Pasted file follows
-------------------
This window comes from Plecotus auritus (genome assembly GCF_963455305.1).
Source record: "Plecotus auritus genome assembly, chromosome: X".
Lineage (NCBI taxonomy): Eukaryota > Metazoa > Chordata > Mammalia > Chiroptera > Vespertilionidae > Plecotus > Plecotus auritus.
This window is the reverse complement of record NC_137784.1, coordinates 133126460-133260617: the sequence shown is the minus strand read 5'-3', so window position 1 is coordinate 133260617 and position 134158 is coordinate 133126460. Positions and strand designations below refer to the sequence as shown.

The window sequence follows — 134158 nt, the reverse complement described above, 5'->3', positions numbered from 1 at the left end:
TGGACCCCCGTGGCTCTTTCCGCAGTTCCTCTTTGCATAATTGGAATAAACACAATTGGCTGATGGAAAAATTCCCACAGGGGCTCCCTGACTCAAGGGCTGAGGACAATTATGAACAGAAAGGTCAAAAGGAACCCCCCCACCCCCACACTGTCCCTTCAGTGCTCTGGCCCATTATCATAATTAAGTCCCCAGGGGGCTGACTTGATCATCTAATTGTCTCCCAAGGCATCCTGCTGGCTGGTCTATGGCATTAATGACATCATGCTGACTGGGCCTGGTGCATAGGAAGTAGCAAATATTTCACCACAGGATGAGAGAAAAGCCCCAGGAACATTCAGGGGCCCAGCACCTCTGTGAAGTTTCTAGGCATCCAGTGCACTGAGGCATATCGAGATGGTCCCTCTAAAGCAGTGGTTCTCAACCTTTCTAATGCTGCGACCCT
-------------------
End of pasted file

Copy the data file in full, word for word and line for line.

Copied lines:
This window comes from Plecotus auritus (genome assembly GCF_963455305.1).
Source record: "Plecotus auritus genome assembly, chromosome: X".
Lineage (NCBI taxonomy): Eukaryota > Metazoa > Chordata > Mammalia > Chiroptera > Vespertilionidae > Plecotus > Plecotus auritus.
This window is the reverse complement of record NC_137784.1, coordinates 133126460-133260617: the sequence shown is the minus strand read 5'-3', so window position 1 is coordinate 133260617 and position 134158 is coordinate 133126460. Positions and strand designations below refer to the sequence as shown.

The window sequence follows — 134158 nt, the reverse complement described above, 5'->3', positions numbered from 1 at the left end:
TGGACCCCCGTGGCTCTTTCCGCAGTTCCTCTTTGCATAATTGGAATAAACACAATTGGCTGATGGAAAAATTCCCACAGGGGCTCCCTGACTCAAGGGCTGAGGACAATTATGAACAGAAAGGTCAAAAGGAACCCCCCCACCCCCACACTGTCCCTTCAGTGCTCTGGCCCATTATCATAATTAAGTCCCCAGGGGGCTGACTTGATCATCTAATTGTCTCCCAAGGCATCCTGCTGGCTGGTCTATGGCATTAATGACATCATGCTGACTGGGCCTGGTGCATAGGAAGTAGCAAATATTTCACCACAGGATGAGAGAAAAGCCCCAGGAACATTCAGGGGCCCAGCACCTCTGTGAAGTTTCTAGGCATCCAGTGCACTGAGGCATATCGAGATGGTCCCTCTAAAGCAGTGGTTCTCAACCTTTCTAATGCTGCGACCCT